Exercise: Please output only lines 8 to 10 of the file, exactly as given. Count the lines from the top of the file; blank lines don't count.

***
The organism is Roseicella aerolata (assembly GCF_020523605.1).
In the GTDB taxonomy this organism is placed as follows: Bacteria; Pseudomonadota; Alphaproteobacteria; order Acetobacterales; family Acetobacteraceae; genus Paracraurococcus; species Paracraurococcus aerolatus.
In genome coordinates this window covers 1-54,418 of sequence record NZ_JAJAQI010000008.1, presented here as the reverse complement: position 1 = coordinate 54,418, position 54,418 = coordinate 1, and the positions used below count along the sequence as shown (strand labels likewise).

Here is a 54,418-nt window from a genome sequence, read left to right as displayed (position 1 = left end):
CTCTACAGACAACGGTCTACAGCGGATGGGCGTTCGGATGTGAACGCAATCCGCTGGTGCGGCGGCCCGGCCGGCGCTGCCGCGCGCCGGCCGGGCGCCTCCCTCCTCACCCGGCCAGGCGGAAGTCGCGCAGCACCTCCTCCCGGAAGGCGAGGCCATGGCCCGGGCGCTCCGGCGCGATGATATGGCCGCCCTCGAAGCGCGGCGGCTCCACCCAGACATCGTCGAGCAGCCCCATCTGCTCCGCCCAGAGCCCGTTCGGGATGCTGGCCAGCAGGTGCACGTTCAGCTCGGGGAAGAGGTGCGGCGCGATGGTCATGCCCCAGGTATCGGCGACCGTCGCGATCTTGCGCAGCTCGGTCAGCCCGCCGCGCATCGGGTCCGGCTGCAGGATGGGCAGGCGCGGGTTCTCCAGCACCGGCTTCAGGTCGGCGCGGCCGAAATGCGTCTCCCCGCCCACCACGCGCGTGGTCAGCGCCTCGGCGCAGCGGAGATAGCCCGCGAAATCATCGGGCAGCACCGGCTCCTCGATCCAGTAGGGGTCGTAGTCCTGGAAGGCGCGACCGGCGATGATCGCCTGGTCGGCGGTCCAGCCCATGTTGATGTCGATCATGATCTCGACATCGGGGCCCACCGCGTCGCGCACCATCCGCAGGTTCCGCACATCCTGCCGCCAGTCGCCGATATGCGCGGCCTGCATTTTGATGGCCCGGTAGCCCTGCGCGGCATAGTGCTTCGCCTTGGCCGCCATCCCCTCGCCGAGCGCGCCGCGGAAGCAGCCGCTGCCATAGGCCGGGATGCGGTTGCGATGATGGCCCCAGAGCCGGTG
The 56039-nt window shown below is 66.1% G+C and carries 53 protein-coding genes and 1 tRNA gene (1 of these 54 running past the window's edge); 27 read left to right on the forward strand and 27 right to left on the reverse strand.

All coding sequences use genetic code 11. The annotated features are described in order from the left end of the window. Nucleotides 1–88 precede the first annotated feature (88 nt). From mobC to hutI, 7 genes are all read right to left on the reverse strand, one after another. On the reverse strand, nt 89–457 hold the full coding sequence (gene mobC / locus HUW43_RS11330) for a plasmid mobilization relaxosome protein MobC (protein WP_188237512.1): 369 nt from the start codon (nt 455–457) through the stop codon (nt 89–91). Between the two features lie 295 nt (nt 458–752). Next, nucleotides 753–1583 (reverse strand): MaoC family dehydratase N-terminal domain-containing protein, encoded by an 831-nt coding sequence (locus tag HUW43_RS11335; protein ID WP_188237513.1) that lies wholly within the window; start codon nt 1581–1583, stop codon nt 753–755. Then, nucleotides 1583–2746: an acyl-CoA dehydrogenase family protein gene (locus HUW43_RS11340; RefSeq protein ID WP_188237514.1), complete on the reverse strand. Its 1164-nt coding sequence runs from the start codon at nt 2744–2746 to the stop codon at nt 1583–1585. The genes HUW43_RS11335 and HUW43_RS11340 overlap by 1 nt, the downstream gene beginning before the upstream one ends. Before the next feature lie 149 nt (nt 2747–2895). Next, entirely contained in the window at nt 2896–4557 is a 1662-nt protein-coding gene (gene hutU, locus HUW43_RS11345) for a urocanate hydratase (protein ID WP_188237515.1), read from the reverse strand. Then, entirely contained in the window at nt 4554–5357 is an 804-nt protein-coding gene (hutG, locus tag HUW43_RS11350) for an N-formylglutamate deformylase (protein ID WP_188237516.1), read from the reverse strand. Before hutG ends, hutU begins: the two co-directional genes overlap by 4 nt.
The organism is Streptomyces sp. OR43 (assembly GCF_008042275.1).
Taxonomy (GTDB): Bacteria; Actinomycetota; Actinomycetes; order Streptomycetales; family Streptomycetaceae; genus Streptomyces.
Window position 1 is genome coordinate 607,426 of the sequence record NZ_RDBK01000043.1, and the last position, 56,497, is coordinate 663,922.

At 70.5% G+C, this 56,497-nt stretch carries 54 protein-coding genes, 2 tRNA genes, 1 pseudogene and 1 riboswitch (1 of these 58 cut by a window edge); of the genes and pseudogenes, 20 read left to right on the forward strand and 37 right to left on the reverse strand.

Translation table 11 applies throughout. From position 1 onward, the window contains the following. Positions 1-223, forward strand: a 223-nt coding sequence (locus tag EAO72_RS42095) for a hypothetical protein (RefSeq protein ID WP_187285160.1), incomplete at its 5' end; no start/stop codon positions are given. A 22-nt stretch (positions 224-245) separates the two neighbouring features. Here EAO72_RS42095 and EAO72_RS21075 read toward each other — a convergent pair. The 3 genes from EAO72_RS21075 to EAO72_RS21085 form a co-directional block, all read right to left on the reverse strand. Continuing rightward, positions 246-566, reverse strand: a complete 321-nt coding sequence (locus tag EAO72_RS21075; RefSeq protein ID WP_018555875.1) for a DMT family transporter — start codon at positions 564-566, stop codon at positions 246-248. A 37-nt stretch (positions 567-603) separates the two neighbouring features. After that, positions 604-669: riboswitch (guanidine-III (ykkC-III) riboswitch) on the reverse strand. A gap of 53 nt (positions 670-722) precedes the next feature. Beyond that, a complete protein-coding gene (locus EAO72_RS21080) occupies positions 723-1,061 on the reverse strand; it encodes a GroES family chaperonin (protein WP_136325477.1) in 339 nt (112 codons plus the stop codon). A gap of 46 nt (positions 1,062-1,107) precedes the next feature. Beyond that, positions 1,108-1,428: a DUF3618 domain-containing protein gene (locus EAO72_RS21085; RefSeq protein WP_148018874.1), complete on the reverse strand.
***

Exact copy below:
The organism is Streptomyces sp. OR43 (assembly GCF_008042275.1).
Taxonomy (GTDB): Bacteria; Actinomycetota; Actinomycetes; order Streptomycetales; family Streptomycetaceae; genus Streptomyces.
Window position 1 is genome coordinate 607,426 of the sequence record NZ_RDBK01000043.1, and the last position, 56,497, is coordinate 663,922.